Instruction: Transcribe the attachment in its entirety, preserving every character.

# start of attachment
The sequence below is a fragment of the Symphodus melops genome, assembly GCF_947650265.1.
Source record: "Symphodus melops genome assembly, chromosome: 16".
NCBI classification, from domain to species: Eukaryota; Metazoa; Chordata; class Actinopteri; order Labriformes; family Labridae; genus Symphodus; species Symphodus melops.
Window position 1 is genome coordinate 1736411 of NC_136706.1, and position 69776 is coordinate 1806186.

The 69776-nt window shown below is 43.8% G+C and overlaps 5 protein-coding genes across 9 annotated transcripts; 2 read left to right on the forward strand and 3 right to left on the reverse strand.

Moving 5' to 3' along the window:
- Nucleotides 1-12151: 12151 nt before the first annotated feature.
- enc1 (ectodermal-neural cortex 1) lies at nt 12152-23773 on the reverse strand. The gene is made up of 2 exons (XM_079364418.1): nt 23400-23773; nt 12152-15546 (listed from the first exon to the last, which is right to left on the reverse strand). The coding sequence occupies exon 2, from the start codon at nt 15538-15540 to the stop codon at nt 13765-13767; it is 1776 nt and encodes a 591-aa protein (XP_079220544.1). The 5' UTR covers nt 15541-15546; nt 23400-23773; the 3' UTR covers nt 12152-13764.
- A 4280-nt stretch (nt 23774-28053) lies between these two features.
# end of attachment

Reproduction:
The sequence below is a fragment of the Symphodus melops genome, assembly GCF_947650265.1.
Source record: "Symphodus melops genome assembly, chromosome: 16".
NCBI classification, from domain to species: Eukaryota; Metazoa; Chordata; class Actinopteri; order Labriformes; family Labridae; genus Symphodus; species Symphodus melops.
Window position 1 is genome coordinate 1736411 of NC_136706.1, and position 69776 is coordinate 1806186.

The 69776-nt window shown below is 43.8% G+C and overlaps 5 protein-coding genes across 9 annotated transcripts; 2 read left to right on the forward strand and 3 right to left on the reverse strand.

Moving 5' to 3' along the window:
- Nucleotides 1-12151: 12151 nt before the first annotated feature.
- enc1 (ectodermal-neural cortex 1) lies at nt 12152-23773 on the reverse strand. The gene is made up of 2 exons (XM_079364418.1): nt 23400-23773; nt 12152-15546 (listed from the first exon to the last, which is right to left on the reverse strand). The coding sequence occupies exon 2, from the start codon at nt 15538-15540 to the stop codon at nt 13765-13767; it is 1776 nt and encodes a 591-aa protein (XP_079220544.1). The 5' UTR covers nt 15541-15546; nt 23400-23773; the 3' UTR covers nt 12152-13764.
- A 4280-nt stretch (nt 23774-28053) lies between these two features.